Progress Report 2008: Introduction
The 2008 Progress Report in Brain Research


February, 2008

by Eve Marder, Ph.D.

President, Society for Neuroscience

I bring here perspectives of an unabashed and unapologetic basic scientist looking at a Progress Report that summarizes recent findings of fundamental importance to us and our families as we live our present lives and face our futures.

As a scientist, I have been privileged to work on the most basic of neuroscience problems, such as homeostatic regulation (maintaining stable neuronal function over a lifetime), only to discover that scientists interested in clinical problems such as epilepsy find it relevant to their work.1, 2 At the same time, as a daughter, I watched with amazement as my father recovered from traumatic brain injury suffered as a consequence of a traffic accident. To this day I marvel at the extent to which his then 76-year-old brain rebuilt itself so that, almost seven years later, no one meeting him for the first time would dream that anything untoward had happened.

That said, his recovery is more a testament to the extraordinary ability of the human brain to recover from insult, and to the skill of a surgeon, than it is to our understanding of how and why his recovery was so complete. There is nothing more disconcerting to a neuroscientist than watching a close friend or family member dealing with a brain injury or disease, knowing how little we presently understand, and I welcome all of the advances described in this volume.

As a research scientist working in a liberal arts university, I teach a course titled “Principles of Neuroscience” in which I cover the full range of basic neuroscience and its application to issues of direct clinical and human problems. As an educator, I find extremely satisfying the astonishing numbers of instances in which arcane details addressed by scientists following the most basic of research topics set the stage for understanding clinical conditions. Likewise, cin this collection of essays, I find equally satisfying the numerous instances in which work done over many years by basic scientists has led to important advances that will eventually result in enhanced human outcomes.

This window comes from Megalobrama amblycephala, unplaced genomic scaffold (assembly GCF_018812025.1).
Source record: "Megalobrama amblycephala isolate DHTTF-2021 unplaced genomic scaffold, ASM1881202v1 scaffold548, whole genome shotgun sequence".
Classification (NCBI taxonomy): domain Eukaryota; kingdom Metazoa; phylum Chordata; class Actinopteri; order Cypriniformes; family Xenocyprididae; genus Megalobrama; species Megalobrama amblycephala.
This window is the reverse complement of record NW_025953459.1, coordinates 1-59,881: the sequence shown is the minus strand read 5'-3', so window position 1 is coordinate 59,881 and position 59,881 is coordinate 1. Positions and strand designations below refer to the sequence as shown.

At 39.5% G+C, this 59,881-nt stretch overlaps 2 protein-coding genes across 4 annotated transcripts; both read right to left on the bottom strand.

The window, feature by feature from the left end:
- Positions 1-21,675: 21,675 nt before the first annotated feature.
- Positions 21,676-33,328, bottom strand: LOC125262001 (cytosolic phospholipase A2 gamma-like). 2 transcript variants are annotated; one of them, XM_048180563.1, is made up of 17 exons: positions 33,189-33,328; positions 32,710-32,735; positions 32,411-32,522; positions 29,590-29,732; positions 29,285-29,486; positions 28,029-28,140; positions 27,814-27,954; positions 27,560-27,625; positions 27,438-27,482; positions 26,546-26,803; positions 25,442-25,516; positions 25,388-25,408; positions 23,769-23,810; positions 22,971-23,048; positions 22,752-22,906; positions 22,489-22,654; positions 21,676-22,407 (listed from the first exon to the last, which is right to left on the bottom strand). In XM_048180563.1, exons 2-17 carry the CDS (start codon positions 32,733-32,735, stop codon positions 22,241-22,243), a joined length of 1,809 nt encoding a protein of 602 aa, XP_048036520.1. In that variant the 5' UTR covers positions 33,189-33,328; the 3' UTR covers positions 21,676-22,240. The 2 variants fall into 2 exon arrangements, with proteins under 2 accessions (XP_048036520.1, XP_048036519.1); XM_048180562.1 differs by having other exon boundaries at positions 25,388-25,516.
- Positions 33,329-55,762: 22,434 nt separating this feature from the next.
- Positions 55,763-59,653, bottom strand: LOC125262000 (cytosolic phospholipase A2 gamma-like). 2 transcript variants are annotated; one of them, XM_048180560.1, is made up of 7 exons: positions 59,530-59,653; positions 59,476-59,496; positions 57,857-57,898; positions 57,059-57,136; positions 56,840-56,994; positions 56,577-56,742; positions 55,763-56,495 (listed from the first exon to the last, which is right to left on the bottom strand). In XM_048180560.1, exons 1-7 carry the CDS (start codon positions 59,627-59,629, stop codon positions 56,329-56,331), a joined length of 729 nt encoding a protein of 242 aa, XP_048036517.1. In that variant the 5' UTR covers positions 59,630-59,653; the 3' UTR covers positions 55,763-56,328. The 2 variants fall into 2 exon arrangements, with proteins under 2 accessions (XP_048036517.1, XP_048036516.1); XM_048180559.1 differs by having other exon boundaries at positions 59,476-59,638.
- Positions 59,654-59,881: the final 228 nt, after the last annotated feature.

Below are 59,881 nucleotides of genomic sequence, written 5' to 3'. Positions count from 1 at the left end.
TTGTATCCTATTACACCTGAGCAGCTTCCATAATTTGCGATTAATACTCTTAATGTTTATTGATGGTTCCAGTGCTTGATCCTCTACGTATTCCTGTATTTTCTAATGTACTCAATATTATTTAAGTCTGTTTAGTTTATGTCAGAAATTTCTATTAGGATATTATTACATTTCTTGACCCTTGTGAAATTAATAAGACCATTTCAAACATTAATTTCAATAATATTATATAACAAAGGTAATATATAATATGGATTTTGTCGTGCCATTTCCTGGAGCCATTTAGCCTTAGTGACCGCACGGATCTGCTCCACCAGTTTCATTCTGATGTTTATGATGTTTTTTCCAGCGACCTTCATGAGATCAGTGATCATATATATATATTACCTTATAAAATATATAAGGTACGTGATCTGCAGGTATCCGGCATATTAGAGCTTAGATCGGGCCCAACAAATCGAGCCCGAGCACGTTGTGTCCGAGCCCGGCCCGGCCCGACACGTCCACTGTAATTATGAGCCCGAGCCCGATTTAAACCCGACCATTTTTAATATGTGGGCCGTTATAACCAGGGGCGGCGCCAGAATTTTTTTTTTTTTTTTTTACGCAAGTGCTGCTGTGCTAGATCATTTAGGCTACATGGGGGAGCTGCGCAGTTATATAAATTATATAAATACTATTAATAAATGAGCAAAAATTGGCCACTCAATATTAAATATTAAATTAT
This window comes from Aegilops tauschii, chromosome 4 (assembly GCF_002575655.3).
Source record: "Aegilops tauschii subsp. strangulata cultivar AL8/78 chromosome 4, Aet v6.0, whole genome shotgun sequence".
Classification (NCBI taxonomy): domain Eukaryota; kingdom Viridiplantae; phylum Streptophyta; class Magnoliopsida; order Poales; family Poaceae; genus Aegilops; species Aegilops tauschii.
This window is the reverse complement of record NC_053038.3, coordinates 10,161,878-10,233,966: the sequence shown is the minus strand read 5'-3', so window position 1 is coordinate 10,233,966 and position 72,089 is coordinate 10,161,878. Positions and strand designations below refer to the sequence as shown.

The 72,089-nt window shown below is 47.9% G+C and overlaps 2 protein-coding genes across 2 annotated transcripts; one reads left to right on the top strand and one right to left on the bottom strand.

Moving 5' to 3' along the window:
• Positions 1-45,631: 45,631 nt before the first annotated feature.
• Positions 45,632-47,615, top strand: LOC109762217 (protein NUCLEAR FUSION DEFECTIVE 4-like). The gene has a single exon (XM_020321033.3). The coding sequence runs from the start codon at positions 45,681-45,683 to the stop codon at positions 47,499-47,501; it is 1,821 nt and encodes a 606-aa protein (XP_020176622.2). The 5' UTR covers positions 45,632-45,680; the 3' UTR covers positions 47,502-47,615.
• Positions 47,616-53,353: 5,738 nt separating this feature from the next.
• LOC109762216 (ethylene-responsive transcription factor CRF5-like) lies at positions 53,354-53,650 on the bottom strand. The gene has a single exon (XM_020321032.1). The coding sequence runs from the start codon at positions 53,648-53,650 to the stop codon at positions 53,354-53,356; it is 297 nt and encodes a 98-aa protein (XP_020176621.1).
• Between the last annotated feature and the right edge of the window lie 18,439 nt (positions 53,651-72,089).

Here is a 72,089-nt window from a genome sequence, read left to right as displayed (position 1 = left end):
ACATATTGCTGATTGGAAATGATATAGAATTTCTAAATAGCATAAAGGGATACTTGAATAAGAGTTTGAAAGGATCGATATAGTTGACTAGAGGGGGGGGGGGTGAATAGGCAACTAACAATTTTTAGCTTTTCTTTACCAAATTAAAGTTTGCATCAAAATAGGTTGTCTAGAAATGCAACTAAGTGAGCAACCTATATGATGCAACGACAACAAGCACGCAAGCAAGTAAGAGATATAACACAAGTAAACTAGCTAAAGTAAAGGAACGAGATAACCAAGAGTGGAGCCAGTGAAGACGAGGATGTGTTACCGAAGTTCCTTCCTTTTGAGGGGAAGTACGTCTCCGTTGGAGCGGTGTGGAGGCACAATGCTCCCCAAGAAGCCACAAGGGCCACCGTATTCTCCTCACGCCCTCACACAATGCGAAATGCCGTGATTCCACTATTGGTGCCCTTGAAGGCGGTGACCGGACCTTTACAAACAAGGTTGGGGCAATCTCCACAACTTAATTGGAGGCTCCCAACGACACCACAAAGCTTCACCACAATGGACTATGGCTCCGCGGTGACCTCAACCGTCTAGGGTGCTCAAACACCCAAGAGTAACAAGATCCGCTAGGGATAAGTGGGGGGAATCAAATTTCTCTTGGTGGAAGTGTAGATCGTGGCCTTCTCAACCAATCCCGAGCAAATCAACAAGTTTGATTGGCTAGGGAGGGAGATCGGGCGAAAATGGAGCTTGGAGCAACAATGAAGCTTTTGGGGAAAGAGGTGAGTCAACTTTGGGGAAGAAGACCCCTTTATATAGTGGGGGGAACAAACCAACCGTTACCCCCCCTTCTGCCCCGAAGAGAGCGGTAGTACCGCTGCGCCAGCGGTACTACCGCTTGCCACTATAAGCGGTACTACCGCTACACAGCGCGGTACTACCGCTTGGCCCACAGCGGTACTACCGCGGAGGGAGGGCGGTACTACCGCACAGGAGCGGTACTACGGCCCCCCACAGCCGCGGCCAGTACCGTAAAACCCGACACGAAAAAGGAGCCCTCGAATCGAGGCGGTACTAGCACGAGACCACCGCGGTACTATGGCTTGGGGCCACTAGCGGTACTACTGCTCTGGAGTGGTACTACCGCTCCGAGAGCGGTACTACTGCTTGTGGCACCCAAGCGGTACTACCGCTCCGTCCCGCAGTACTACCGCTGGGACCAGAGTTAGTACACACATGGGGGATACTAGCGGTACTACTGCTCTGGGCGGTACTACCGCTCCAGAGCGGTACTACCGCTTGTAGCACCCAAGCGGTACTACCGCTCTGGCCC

One of the great mysteries of our lives is why and how individuals, growing up in families of all kinds, become painters, musicians, or dancers. We all have noticed the degree to which aptitude and practice of the arts “runs in families.” Is that due to genetics, to early exposure and training, or to both? There are urban legends that mathematicians and physicists make good musicians. Is there really a connection with the cortical states that allow individuals to do formal abstract thinking and music? Will educating our children in the arts enhance other kinds of cognitive development? These are the kinds of questions that the Dana Arts and Cognition Consortium has begun to address.

Disorders that affect children, such as autism, attention-deficit/hyperactivity disorder, and mental retardation, are among the most heartbreaking of all neurological problems. Also devastating are neurodegenerative diseases, such as Huntington’s disease, Parkinson’s disease, and Alzheimer’s disease, that affect adults. Recent work shows the power of genetics in understanding the causes of some of these disorders. Indeed, we are seeing today the fruit of decades of work on fundamental genetic mechanisms, as we now have the tools to study the role of interactions of multiple genes in complex human disease. The same message emerges from recent work on brain tumors: Much hope for developing new treatments for gliomas and other brain tumors is coming from studies of the cellular signaling pathways that are controlling the growth and proliferation of cancers of all kinds, including those of the brain.

It was rapid surgical intervention that saved my father’s brain, and recent progress on stroke, highlighted in this volume, shows that timely intervention is also crucial for the protection of the brain in response to stroke and transient ischemic attacks that produce seemingly minor neurological effects. Timely interventions following a transient ischemic attack are now shown to decrease the risk of an additional, more serious, stroke in the weeks following the first evidence of ischemic neurological events.

In many human disorders it can be particularly difficult to translate the intuitions and findings from animal models into clinical practice. Excellent and well-controlled clinical trials are critical for this enterprise, but it can often be difficult to ensure that clinical trialsare done correctly. Toward this end, the International Campaign for Cures of Spinal Cord Paralysis has worked to develop new criteria for patient participation and assessment in clinical trials of potential treatments for spinal cord injury. Equally important are the criteria for clinical trials in all arenas in which evaluation of treatments for any neurological or psychiatric disorder is needed.

The past year has seen a remarkable explosion of interest in a series of issues, grouped together in the young field of neuroethics, to which the American Journal of Bioethics now devotes three issues a year. Four topics garnered significant attention in 2007: commercialization of lie detection, deep brain stimulation for the treatment of depression, genetic studies of addiction, and brain imaging. Here we are seeing unanticipated and thorny consequences of the development of new technologies for the diagnosis and treatment of brain disorders. This comes at the same time as remarkable advances in stem cell biology, which may free us from many of the controversies around the use of stem cells from human embryos.